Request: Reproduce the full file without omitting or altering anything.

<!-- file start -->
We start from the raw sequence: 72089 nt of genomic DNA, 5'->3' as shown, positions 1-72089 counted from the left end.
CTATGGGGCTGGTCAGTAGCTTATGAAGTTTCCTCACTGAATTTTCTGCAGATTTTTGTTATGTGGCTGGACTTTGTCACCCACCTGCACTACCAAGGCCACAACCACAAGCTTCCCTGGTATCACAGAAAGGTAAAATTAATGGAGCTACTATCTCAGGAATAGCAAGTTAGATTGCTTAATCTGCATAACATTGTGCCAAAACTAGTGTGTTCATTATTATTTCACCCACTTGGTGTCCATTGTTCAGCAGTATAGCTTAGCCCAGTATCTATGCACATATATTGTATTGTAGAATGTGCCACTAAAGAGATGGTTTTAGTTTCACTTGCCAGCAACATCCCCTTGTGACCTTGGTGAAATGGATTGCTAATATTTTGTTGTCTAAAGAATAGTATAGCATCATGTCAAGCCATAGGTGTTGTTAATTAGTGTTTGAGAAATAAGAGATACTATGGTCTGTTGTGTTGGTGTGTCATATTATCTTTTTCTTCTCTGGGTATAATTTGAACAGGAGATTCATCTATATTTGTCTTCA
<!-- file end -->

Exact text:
We start from the raw sequence: 72089 nt of genomic DNA, 5'->3' as shown, positions 1-72089 counted from the left end.
CTATGGGGCTGGTCAGTAGCTTATGAAGTTTCCTCACTGAATTTTCTGCAGATTTTTGTTATGTGGCTGGACTTTGTCACCCACCTGCACTACCAAGGCCACAACCACAAGCTTCCCTGGTATCACAGAAAGGTAAAATTAATGGAGCTACTATCTCAGGAATAGCAAGTTAGATTGCTTAATCTGCATAACATTGTGCCAAAACTAGTGTGTTCATTATTATTTCACCCACTTGGTGTCCATTGTTCAGCAGTATAGCTTAGCCCAGTATCTATGCACATATATTGTATTGTAGAATGTGCCACTAAAGAGATGGTTTTAGTTTCACTTGCCAGCAACATCCCCTTGTGACCTTGGTGAAATGGATTGCTAATATTTTGTTGTCTAAAGAATAGTATAGCATCATGTCAAGCCATAGGTGTTGTTAATTAGTGTTTGAGAAATAAGAGATACTATGGTCTGTTGTGTTGGTGTGTCATATTATCTTTTTCTTCTCTGGGTATAATTTGAACAGGAGATTCATCTATATTTGTCTTCA